5 October 2020 14:53
Depending on the impact that the event has on a person and how they cope with it, the effects can last months, years or even decades. Probably the most well-publicised form of PTSD is that experienced by soldiers after experiencing combat, but it is certainly not exclusive to this situation.
The symptoms of PTSD often involve some sort of involuntary ‘re-living’ of the event, though they are generally divisible into distinct categories.
Some of the more noticeable symptoms of PTSD involve intrusive thoughts and memories of the event. This might include:
Often people will avoid places or things that might remind them of their experience and be reticent to talk about it.
Along with this frequently come emotional changes and deterioration in mood. This might mean overly negative thoughts about themselves, others and an undue pessimism about the future. This can result in increased difficulty in maintaining relationships and previous interests.
Because of this, PTSD can result in noticeable changes to people’s emotional and even physical reactions to the world around them. They might seem to be:
Symptoms can occur within weeks and months of an event, but can sometimes arise years afterwards - seemingly out of the blue. PTSD also shares many common traits with anxiety as the body is pushed into a kind of fight-or-flight mechanism by the stimulus of reliving terrifying life events. These can include:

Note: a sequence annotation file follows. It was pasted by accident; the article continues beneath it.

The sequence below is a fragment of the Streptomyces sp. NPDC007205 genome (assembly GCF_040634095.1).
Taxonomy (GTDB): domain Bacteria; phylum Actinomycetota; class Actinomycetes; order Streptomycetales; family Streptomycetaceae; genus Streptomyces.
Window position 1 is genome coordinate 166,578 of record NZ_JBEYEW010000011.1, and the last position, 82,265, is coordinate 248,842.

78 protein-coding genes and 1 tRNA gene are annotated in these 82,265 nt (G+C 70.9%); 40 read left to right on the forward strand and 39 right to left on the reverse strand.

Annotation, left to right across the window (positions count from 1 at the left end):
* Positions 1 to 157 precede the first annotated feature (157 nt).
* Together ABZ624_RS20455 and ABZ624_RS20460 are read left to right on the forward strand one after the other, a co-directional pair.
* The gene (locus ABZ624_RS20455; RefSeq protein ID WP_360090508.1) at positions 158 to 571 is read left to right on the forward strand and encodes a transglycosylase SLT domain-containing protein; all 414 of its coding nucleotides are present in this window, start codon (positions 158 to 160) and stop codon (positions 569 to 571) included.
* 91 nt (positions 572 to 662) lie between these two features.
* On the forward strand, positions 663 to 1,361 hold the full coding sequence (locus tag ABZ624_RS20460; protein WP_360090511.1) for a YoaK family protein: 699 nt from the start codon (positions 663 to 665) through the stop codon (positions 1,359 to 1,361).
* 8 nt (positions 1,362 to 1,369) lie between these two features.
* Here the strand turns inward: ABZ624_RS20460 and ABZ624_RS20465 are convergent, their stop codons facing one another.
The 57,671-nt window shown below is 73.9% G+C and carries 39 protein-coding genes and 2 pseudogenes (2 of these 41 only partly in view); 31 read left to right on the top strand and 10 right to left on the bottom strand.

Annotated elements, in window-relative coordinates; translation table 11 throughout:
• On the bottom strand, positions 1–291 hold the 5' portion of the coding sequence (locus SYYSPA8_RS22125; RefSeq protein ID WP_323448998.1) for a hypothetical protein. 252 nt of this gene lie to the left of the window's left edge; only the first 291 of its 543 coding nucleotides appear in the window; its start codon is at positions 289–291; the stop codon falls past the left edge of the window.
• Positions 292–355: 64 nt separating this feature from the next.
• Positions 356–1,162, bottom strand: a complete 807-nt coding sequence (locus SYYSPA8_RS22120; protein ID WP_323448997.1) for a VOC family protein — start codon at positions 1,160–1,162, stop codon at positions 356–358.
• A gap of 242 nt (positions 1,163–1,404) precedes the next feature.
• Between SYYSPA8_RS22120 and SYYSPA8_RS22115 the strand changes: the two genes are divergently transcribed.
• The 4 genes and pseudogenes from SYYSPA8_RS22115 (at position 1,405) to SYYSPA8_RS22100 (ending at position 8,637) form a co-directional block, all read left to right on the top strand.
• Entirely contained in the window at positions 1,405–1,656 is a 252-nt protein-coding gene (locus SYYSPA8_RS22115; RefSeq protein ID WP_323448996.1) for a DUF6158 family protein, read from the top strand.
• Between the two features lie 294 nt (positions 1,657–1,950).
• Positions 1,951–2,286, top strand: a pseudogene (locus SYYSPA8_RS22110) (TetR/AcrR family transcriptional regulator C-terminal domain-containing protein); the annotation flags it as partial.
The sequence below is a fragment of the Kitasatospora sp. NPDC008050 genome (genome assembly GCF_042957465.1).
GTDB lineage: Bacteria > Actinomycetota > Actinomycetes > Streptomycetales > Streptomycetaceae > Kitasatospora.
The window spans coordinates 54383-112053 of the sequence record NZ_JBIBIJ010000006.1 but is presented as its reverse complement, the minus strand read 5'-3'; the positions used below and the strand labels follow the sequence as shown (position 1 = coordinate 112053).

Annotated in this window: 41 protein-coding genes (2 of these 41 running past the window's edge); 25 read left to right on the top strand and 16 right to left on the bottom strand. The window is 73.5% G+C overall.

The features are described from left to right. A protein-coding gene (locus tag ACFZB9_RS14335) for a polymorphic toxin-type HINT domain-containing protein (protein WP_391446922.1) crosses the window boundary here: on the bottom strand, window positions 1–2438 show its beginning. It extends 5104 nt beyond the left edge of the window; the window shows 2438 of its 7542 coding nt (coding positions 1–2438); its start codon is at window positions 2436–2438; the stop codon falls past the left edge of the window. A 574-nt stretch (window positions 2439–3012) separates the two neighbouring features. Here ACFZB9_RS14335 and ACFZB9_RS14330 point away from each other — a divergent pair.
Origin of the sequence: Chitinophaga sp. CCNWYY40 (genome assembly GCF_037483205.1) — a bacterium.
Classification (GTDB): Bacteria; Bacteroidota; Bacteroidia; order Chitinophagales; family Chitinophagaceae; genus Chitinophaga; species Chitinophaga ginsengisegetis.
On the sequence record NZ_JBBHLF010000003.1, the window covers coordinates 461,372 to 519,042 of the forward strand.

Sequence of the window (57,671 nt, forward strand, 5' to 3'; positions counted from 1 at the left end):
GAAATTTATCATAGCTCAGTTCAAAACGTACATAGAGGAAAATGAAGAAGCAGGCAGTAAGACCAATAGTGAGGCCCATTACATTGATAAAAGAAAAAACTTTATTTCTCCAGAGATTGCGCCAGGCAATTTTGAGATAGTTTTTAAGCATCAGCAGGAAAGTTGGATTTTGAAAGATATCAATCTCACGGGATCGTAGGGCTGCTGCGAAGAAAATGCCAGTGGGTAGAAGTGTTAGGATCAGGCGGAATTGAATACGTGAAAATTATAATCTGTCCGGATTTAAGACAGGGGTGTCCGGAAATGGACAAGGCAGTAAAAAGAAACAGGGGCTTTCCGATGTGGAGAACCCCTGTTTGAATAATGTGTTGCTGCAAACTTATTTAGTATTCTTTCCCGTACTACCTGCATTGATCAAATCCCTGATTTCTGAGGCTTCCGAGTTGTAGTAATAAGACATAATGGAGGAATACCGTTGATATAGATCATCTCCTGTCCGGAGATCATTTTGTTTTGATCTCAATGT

PTSD can often lead to other complications and increase someone’s risk of experiencing other mental disorders such as depression or substance misuse issues. The intensity of these issues can vary over time and can be triggered by other subsequent, less extreme events. For example, periods of high stress can exacerbate symptoms, or small, sometimes even seemingly innocuous sights and sounds can function as reminders of the initial event.
Treatment for PTSD can take different forms, sometimes involving medication, sometimes not. Some form of talking therapy is usually recommended regardless. The more common options being Cognitive Behavioural Therapy (CBT) and Exposure therapy - again depending on the context.
Unfortunately, having unpleasant experiences, even mildly ‘traumatic’ ones is an unavoidable fact of life. It’s normal for these to affect us for a few days after an event, perhaps even a few weeks. For some people, these will rectify themselves and gradually disappear over time.
However, if these thoughts become intrusive and more long lasting it may be worth seeking professional help. In such cases it is important to see a licensed psychologist as conditions like PTSD can be complex and require expertise to treat.